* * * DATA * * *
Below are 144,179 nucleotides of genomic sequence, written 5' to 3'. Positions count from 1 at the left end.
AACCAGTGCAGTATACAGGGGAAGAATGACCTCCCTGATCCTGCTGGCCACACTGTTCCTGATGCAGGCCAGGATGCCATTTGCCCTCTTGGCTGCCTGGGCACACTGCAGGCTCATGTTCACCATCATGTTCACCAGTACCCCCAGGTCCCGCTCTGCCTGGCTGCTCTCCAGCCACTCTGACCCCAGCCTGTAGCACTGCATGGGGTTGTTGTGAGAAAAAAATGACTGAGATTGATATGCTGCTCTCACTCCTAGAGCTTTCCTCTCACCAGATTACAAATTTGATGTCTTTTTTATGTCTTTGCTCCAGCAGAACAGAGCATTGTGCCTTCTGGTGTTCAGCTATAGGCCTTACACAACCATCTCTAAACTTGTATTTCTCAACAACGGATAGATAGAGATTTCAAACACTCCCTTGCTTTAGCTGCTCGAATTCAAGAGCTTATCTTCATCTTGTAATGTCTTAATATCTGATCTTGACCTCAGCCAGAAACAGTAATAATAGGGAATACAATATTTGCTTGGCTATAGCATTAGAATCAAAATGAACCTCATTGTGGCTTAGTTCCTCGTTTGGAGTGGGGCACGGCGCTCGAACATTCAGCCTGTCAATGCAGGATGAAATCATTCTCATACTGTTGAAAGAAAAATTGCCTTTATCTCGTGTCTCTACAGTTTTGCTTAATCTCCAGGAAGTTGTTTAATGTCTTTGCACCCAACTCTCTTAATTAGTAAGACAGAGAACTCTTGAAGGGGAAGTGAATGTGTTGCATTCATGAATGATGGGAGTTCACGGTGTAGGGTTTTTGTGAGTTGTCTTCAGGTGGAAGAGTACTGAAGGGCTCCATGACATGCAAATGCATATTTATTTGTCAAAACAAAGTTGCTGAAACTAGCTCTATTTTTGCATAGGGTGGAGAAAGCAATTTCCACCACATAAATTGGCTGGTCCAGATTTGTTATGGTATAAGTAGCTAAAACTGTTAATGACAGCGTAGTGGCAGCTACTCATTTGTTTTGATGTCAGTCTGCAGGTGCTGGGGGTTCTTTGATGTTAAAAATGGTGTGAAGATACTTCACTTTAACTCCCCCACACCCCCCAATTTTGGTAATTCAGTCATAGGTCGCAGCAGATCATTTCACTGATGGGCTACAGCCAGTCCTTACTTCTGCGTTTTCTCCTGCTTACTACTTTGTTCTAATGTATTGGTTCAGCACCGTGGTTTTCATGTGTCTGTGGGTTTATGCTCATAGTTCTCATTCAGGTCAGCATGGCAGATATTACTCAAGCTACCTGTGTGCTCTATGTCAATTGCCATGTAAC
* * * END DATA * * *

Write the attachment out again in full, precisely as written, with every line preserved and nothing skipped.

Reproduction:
Below are 144,179 nucleotides of genomic sequence, written 5' to 3'. Positions count from 1 at the left end.
AACCAGTGCAGTATACAGGGGAAGAATGACCTCCCTGATCCTGCTGGCCACACTGTTCCTGATGCAGGCCAGGATGCCATTTGCCCTCTTGGCTGCCTGGGCACACTGCAGGCTCATGTTCACCATCATGTTCACCAGTACCCCCAGGTCCCGCTCTGCCTGGCTGCTCTCCAGCCACTCTGACCCCAGCCTGTAGCACTGCATGGGGTTGTTGTGAGAAAAAAATGACTGAGATTGATATGCTGCTCTCACTCCTAGAGCTTTCCTCTCACCAGATTACAAATTTGATGTCTTTTTTATGTCTTTGCTCCAGCAGAACAGAGCATTGTGCCTTCTGGTGTTCAGCTATAGGCCTTACACAACCATCTCTAAACTTGTATTTCTCAACAACGGATAGATAGAGATTTCAAACACTCCCTTGCTTTAGCTGCTCGAATTCAAGAGCTTATCTTCATCTTGTAATGTCTTAATATCTGATCTTGACCTCAGCCAGAAACAGTAATAATAGGGAATACAATATTTGCTTGGCTATAGCATTAGAATCAAAATGAACCTCATTGTGGCTTAGTTCCTCGTTTGGAGTGGGGCACGGCGCTCGAACATTCAGCCTGTCAATGCAGGATGAAATCATTCTCATACTGTTGAAAGAAAAATTGCCTTTATCTCGTGTCTCTACAGTTTTGCTTAATCTCCAGGAAGTTGTTTAATGTCTTTGCACCCAACTCTCTTAATTAGTAAGACAGAGAACTCTTGAAGGGGAAGTGAATGTGTTGCATTCATGAATGATGGGAGTTCACGGTGTAGGGTTTTTGTGAGTTGTCTTCAGGTGGAAGAGTACTGAAGGGCTCCATGACATGCAAATGCATATTTATTTGTCAAAACAAAGTTGCTGAAACTAGCTCTATTTTTGCATAGGGTGGAGAAAGCAATTTCCACCACATAAATTGGCTGGTCCAGATTTGTTATGGTATAAGTAGCTAAAACTGTTAATGACAGCGTAGTGGCAGCTACTCATTTGTTTTGATGTCAGTCTGCAGGTGCTGGGGGTTCTTTGATGTTAAAAATGGTGTGAAGATACTTCACTTTAACTCCCCCACACCCCCCAATTTTGGTAATTCAGTCATAGGTCGCAGCAGATCATTTCACTGATGGGCTACAGCCAGTCCTTACTTCTGCGTTTTCTCCTGCTTACTACTTTGTTCTAATGTATTGGTTCAGCACCGTGGTTTTCATGTGTCTGTGGGTTTATGCTCATAGTTCTCATTCAGGTCAGCATGGCAGATATTACTCAAGCTACCTGTGTGCTCTATGTCAATTGCCATGTAAC